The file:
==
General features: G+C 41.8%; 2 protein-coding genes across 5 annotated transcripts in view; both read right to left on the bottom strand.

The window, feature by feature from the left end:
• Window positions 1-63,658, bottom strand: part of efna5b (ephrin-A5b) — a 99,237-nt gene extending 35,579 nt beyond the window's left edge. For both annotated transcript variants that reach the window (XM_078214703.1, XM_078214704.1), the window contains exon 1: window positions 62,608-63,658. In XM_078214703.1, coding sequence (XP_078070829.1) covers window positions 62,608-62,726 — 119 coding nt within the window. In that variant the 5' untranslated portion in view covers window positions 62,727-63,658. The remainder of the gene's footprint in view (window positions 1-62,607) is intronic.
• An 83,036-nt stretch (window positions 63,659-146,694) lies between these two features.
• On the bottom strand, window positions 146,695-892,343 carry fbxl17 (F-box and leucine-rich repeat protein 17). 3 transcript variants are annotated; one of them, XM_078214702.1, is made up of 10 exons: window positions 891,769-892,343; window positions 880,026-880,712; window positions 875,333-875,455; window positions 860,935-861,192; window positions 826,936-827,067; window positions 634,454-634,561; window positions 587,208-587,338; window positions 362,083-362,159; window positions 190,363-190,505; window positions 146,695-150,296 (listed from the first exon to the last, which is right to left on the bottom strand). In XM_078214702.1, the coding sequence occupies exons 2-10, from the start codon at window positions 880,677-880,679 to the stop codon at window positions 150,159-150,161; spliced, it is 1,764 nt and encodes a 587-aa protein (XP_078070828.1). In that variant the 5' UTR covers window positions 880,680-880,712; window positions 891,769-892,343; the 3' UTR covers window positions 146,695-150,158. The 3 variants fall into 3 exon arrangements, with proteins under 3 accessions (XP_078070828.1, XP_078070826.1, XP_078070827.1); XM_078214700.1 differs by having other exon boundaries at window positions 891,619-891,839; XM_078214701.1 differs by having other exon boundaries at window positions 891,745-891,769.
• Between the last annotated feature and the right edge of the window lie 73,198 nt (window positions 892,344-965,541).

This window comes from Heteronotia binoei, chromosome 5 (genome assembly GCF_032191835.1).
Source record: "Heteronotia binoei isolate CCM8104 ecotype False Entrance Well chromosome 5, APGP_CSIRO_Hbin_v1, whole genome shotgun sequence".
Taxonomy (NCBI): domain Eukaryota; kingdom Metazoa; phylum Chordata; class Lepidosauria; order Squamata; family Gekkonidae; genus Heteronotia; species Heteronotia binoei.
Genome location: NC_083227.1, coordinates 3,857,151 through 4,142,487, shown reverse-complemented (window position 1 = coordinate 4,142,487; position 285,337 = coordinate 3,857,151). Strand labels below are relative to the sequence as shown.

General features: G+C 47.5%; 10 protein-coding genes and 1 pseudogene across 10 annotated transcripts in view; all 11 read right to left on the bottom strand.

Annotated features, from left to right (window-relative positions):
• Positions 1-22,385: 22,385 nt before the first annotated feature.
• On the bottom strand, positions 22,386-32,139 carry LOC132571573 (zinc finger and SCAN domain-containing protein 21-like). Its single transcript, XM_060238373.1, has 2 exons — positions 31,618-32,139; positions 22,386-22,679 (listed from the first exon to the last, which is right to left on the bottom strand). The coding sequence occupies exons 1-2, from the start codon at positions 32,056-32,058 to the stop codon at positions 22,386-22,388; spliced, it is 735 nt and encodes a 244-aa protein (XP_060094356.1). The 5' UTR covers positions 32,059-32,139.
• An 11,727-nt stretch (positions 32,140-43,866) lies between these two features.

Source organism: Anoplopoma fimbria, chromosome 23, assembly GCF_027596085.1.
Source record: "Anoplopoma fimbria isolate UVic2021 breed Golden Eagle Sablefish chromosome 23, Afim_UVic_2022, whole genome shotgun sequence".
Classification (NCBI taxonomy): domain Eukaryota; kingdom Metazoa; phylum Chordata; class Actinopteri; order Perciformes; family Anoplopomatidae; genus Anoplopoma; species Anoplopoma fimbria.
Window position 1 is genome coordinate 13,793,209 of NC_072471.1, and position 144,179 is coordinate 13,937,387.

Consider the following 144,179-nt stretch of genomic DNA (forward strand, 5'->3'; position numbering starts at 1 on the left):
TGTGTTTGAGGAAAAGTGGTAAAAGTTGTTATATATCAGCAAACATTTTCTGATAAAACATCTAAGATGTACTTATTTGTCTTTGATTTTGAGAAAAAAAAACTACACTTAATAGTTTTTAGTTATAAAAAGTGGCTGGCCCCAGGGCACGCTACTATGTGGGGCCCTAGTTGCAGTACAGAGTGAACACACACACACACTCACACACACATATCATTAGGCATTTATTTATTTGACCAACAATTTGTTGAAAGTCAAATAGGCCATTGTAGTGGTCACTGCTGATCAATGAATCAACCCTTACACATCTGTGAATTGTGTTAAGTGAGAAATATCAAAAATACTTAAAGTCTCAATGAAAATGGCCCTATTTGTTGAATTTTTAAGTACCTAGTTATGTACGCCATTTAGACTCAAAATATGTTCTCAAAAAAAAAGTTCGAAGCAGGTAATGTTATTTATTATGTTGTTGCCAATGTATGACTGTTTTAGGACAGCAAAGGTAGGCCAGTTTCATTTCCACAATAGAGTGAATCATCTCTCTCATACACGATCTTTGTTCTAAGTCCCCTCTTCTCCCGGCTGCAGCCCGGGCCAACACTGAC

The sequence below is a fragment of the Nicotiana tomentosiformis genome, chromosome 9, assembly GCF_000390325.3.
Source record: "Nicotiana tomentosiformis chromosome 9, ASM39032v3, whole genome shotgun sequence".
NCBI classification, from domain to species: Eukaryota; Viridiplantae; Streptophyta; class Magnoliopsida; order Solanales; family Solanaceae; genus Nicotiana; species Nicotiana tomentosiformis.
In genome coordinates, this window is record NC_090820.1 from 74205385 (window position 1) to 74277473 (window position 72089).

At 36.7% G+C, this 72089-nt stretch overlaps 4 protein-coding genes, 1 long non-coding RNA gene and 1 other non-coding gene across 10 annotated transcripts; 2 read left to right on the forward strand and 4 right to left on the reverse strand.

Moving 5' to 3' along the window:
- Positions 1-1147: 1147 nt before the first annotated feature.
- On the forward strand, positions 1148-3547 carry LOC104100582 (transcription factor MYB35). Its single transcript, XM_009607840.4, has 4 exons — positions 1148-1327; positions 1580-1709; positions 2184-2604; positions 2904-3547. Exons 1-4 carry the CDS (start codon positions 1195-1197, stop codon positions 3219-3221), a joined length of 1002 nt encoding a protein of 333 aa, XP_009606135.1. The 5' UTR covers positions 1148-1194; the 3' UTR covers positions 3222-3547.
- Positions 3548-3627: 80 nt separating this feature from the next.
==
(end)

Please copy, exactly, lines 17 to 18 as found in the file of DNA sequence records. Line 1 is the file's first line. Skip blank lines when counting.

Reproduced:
Source record: "Anoplopoma fimbria isolate UVic2021 breed Golden Eagle Sablefish chromosome 23, Afim_UVic_2022, whole genome shotgun sequence".
Classification (NCBI taxonomy): domain Eukaryota; kingdom Metazoa; phylum Chordata; class Actinopteri; order Perciformes; family Anoplopomatidae; genus Anoplopoma; species Anoplopoma fimbria.